Maria said...

That was great. I love the pics and its very informative too, I found it all really interesting

Gaye from the Hunter said...

Thanks Jack. I am continually delighted by the small creatures visiting and breeding in my backyard that is only in it's early stages of development.


Gaye from the Hunter said...

hi Maria, thanks. I'm glad you enjoyed my beaut cricket. I'll have lots more fabulous creepy crawlies to share.

Anonymous said...

Nice work Gaye,

your close up shots are brilliant.Crickets intrigue me, they look like something designed in a Hollywood special effects studio. I also think the same for weevils, I can never look at one without smiling.

I'm going to have a look at a few more of your posts before I go.



Gaye from the Hunter said...

Thank you for your comments Peter. The cricket was very cooperative when I stuck my camera in his face. I climbed on a ladder and watched him, keeping some distance until he became reasonably comfortable with my presence, then moved in closer.

I agree that crickets are beautiful and fascinating creatures.


Evan said...

Hi Gaye,

This isn't related, but I was wondering whether you would be able to help. You said that you had done some fungi hunting in Barrington Tops. I have these photos of fungi from Barrington, and was wondering whether you would be able to ID them.

I understand it is very hard to ID fungi, but I was hoping these guys were distinctive enough. I'll be happy to ID any frogs you cannot :).



Gaye from the Hunter said...

hi Evan,

I am going to establish an email link on my blog home page so that I can be contacted easily for off-topic comments/questions, but I certainly welcome your question.

Yes, fungi are extremely difficult to identify without details to accompany photographs, but I have seen and photographed hundreds of fungi in Barrington Tops NP, so here's my attempt at ID:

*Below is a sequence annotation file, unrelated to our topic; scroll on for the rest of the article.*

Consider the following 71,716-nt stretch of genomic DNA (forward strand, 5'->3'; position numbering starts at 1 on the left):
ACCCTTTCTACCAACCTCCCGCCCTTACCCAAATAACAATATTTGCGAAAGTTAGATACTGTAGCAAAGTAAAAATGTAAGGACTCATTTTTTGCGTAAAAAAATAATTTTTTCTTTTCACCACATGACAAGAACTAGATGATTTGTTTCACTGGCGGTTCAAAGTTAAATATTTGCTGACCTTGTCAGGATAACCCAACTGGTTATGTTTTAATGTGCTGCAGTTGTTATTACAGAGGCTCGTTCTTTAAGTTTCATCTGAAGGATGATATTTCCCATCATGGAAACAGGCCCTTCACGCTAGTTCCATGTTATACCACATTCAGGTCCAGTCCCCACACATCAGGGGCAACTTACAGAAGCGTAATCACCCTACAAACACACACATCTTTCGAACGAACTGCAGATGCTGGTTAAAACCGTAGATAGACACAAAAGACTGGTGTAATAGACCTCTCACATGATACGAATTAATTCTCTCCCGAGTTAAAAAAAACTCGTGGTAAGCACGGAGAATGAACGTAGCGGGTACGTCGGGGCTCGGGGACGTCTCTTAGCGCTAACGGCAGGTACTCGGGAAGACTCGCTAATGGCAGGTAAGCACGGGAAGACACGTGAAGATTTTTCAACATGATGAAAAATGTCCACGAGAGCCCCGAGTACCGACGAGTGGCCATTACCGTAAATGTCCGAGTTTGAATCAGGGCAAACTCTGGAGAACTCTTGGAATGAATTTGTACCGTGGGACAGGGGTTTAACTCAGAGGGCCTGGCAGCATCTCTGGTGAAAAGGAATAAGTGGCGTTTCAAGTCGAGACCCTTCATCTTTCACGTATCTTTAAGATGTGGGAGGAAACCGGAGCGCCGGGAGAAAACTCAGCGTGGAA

id=368565935 I can't even guess at this one although I have taken similar photographs on 35mm before I started recording identifying features.

id=368565929 Quite possibly Amanita punctata

id=368565923 Quite possibly Tyromyces merulinus

There are a few fungus enthusiasts at who would be happy to chat about your finds and attempt to identify them. Hope this helps.


Henry Walloon said...


Thanks for the informative comments on my blog.

The closeups are superb. What equipment did you use to acquire them?

Gaye from the Hunter said...

hi Henry,

I am fortunate to have two digital cameras. I have a little 'point-and-shoot' that I take everywhere with me. It is nothing fancy and I use it set on auto-everything all the time. I used this for the pictures of the whole crickets.

My other camera is an SLR (Canon 300) with a Sigma 50mm macro lens. It is not a dedicated macro, but it still does a good job. I used this camera to get the close-up shots. You can see that the depth of field is extremely limited. When I am using the macro lens, I rest the camera on a wheat bag to limit camera shake.

These crickets were great subjects because they were not in a hurry to move on. I will not be able to use my macro lens with grasshopper shots, however, because grasshoppers rarely stay still. So when summer gets here I will stalk the hoppers around my backyard with my little point-and-shoot camera :)